Presidents’ Welcome Messages… a dead spot on higher ed websites

Welcome Messages from Presidents: Very Little Marketing Impact

Last week while looking for a possible new Link of the Week selection I did a search for “presidents’ university welcome statements.” And then, in a spasm of ongoing torture, visited all the welcome statements that appeared on the first four pages.

If you want to find last bastions of banal content from presidents at just about every type of college and university, force yourself through the same exercise. Do presidents ever ask for the analytics on how many people actually visit and stay on their welcome page long enough to read the message? 
Two major problems are common. 
  • First, the content is almost always presented as dense text unbroken by subheads, bullet points or links. In other words, it is almost always impossible to scan. And that means that very many visitors will not even make the effort to find out what’s being said.
  • Second, the content itself more often than not includes a collection of platitudes that might fit just about any college or university. The idea of creating something that contributes to a distinct brand identify does not seem alive and well in the president’s office or among those who write these things if the president does not.
Consider these opening comments from three university presidents as a sample:
  • “Steeped in history yet in the lead; demanding but caring; remarkably diverse in its people, its interests, its opportunities for personal and intellectual growth; and rooted in a tradition of service…”
  • “(University name) is clearly a very special place. In addition to the faculty, who are excellent teachers and scholars, everyone at (University name) is eager to help students learn and live well. This is a beautiful campus in an outstanding academic and physical environment.”
  • “We take great pride in our history and in the exceptional opportunities we offer to students. That pride shows in everything we do — indeed, great things happen here every day.”
Exceptions of course exist. 
One that stood out started (after just a few lines of text) with a video that turned out to be the president’s opening semester message. Congrats to someone at University of Iowa for crafting a short (just over 2 minutes), simple, friendly video greeting from President Sally Mason. Yes, the first 60 seconds or so include the usual words you’ll find everywhere. Things improve in the next 60 seconds with visuals of improvement taking place around the campus. Why don’t more presidents’ welcome pages use video?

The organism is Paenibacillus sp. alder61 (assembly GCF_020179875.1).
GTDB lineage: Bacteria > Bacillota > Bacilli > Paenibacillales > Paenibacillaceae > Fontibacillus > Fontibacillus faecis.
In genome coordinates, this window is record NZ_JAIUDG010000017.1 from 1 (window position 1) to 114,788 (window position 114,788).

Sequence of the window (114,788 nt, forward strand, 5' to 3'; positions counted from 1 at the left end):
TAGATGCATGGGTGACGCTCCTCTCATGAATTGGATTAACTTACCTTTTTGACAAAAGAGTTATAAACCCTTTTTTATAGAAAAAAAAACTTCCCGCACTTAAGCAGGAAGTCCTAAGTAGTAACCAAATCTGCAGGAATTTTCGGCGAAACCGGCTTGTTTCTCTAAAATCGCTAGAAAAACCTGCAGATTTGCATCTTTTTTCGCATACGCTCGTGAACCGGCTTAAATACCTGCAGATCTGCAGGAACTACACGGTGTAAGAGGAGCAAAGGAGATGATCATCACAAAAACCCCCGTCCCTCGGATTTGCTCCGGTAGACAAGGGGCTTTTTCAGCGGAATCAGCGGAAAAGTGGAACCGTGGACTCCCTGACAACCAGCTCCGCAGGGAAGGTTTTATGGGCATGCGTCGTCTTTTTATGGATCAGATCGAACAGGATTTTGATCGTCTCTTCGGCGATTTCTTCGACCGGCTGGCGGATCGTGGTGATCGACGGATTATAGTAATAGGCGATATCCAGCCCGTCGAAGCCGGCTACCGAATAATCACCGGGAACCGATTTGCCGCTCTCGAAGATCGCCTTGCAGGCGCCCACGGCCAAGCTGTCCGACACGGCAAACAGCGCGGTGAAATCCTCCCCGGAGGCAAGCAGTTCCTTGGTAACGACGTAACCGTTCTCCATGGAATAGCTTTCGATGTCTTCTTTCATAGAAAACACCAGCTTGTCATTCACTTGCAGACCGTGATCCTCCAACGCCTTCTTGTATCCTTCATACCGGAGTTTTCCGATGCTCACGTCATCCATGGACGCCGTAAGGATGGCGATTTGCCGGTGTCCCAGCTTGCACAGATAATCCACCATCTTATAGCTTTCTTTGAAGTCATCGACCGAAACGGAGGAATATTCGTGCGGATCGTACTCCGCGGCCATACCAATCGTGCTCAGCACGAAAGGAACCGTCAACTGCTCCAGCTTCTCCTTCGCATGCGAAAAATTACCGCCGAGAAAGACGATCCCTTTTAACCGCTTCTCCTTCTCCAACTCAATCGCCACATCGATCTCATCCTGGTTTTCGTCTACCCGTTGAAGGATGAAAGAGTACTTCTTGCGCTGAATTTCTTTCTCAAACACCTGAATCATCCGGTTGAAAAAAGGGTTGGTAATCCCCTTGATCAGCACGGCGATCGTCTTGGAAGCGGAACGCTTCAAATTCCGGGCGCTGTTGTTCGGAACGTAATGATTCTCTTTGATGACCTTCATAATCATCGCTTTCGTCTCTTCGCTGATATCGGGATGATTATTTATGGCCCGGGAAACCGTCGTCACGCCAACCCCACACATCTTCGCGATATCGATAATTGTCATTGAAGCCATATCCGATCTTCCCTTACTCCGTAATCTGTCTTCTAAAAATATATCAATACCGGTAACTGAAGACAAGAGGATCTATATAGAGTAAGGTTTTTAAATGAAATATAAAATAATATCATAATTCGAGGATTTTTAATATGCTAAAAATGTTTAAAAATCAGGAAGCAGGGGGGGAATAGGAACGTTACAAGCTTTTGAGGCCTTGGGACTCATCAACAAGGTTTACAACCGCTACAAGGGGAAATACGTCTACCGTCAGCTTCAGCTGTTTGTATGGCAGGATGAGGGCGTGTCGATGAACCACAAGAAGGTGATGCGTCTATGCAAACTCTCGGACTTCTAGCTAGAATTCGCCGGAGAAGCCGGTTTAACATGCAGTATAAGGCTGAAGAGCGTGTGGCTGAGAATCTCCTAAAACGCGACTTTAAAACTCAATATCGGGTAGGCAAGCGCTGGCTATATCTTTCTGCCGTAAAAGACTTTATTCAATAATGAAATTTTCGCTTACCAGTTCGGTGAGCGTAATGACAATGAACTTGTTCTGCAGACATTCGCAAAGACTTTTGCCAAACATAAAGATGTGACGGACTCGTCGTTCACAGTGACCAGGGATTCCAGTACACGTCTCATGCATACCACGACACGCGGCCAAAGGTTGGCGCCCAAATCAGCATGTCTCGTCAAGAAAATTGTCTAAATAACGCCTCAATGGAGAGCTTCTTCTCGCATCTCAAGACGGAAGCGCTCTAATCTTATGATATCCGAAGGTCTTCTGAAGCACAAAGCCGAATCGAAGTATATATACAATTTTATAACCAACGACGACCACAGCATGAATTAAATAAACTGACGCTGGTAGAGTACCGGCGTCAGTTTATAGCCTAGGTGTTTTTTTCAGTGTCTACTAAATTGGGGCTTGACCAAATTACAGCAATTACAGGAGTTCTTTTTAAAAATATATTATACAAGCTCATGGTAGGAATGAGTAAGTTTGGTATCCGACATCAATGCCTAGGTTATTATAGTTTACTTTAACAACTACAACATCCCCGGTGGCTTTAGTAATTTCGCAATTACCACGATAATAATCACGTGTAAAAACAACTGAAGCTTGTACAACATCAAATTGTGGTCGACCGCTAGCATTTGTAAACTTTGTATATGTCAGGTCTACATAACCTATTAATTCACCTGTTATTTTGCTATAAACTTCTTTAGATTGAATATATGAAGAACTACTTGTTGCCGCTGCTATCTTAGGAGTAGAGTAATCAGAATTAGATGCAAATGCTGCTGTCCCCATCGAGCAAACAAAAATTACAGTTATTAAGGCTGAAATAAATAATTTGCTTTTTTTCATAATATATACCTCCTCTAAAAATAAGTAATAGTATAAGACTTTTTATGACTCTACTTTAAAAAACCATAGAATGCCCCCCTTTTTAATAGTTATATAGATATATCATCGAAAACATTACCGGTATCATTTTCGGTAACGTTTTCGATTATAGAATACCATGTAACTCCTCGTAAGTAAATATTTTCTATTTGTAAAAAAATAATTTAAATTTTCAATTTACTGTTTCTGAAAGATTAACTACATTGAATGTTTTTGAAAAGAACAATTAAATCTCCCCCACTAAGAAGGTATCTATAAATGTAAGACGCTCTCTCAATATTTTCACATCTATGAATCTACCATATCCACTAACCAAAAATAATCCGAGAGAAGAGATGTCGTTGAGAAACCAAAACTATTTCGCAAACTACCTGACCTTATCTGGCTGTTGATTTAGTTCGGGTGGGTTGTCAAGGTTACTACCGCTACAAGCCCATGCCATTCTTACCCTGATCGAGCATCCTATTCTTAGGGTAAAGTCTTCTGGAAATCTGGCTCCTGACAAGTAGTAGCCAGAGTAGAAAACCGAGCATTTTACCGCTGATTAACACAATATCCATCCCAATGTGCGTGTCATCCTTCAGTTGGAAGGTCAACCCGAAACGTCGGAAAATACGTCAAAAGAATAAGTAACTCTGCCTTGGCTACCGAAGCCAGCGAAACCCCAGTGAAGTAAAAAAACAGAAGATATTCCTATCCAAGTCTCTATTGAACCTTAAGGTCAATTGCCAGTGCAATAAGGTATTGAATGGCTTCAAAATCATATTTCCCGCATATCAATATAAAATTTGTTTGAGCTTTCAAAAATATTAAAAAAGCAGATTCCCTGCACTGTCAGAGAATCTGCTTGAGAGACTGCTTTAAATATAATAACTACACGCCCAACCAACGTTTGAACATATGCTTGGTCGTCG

Visit President George Martin’s welcome at St. Edward’s University where the opening headline just might make you want to scan a bit more: “On Becoming Unstoppable.” If you do scan the page you’ll find 5 subheads for “Highlights and Hallmarks” of the university. And those would be even stronger with links from each section to more information about them.
Links on President Christina Paxson’s welcome at Brown University are not especially easy to see, but they do exist. When the president notes, for instance, a “distinctive approach to education” there is a link to “Brown gives students the freedom to direct their education.” Without that link to the additional content, a claim to a “distinctive approach” would have little value.
Remedial action for President’s Welcome Messages
In 2014 let’s hope that some combination of these steps take place:
  • Messages will pass the 5-second rule by being easy to scan for major points that are likely to engage visitors. 
  • If it fits the president’s personality, more use of video to deliver the message.
  • Links to more content about major points about the university. Don’t just claim, demonstrate the substance behind the claim.
  • Serious editing of the total length and paragraph size.
That’s all for now.

Subscribe to “Your Higher Education Marketing Newsletter” for monthly marketing news and notes and weekly Link of the Week selections.
Join 6,500+ people and follow me on Twitter
“Writing Right for the Web” conference in March

March 27-28, Denver: “Writing Right for the Web: Focusing on Student Recruitment” sponsored by Academic Impressions. Agenda and registration at 

Leave a Reply

Your email address will not be published. Required fields are marked *